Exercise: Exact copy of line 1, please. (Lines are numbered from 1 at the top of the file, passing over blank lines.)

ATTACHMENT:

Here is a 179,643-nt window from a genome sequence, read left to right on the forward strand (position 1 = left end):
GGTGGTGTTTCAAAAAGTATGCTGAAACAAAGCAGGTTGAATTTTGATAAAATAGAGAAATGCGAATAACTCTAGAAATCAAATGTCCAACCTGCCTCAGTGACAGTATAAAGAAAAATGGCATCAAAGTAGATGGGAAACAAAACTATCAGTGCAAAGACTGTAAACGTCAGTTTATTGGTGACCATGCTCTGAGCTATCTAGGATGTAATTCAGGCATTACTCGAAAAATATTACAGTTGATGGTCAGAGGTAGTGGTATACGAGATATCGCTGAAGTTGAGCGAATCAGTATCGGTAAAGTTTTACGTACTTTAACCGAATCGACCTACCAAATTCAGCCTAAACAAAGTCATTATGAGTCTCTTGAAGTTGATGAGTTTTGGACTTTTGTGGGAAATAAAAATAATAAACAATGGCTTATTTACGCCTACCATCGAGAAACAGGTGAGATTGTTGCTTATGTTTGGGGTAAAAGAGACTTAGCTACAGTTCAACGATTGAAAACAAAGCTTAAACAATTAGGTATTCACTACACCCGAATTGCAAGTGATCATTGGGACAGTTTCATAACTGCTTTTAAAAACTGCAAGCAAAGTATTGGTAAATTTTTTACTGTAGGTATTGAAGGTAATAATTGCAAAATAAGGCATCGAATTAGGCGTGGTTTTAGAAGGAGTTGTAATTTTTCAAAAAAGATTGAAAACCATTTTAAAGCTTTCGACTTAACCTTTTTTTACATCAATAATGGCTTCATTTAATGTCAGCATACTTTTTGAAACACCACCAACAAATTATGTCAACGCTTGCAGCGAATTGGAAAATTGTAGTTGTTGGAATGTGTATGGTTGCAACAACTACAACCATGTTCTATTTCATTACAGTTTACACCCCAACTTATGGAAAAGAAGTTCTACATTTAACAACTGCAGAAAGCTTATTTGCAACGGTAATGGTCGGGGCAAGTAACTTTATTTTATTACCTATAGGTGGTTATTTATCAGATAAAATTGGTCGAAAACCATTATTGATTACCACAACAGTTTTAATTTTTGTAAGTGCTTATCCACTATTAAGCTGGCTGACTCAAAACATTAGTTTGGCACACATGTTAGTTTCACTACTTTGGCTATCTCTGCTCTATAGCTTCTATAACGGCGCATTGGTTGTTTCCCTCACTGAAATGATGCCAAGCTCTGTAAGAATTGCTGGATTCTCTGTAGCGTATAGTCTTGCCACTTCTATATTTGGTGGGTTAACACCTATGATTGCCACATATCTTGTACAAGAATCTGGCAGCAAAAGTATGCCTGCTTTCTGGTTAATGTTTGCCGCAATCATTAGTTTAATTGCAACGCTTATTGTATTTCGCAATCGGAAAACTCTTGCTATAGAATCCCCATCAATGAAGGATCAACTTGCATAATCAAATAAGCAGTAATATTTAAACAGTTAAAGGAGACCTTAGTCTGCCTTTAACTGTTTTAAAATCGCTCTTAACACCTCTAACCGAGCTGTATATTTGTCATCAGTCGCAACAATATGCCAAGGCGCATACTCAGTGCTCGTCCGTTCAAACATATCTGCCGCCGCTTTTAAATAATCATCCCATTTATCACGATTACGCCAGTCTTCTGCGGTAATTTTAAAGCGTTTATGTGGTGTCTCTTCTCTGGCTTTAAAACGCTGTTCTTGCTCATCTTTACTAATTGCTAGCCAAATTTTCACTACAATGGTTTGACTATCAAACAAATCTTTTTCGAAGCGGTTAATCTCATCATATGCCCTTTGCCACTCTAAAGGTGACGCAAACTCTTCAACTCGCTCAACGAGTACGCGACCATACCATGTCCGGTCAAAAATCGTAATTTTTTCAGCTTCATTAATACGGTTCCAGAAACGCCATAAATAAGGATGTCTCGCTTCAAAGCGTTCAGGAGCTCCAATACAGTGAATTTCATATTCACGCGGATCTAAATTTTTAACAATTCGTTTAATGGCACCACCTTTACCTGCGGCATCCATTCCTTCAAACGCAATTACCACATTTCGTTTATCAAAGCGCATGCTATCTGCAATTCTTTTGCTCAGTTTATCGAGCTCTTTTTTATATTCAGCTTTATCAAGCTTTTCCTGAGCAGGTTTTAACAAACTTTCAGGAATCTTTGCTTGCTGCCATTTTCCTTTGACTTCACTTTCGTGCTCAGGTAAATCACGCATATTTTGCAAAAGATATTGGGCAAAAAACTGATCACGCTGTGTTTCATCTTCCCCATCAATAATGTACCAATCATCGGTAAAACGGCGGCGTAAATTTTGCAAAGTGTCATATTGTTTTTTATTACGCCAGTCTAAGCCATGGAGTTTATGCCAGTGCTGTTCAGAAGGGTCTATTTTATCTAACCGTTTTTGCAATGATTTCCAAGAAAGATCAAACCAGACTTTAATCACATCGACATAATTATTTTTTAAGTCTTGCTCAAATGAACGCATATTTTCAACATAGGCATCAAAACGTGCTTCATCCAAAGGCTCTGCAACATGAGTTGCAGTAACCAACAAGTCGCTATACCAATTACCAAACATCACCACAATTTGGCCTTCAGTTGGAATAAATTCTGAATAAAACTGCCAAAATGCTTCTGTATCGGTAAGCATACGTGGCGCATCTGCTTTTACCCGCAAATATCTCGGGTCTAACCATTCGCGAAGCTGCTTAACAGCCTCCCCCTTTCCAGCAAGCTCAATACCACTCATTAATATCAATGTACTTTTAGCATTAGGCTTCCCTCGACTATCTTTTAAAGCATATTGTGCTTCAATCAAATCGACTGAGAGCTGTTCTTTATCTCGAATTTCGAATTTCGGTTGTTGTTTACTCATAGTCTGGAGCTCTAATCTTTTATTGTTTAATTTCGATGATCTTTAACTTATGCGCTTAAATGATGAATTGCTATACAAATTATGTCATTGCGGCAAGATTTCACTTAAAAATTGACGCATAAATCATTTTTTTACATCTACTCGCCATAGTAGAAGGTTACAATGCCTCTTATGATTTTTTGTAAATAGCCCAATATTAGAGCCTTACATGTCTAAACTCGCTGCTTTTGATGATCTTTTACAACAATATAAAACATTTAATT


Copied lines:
Here is a 179,643-nt window from a genome sequence, read left to right on the forward strand (position 1 = left end):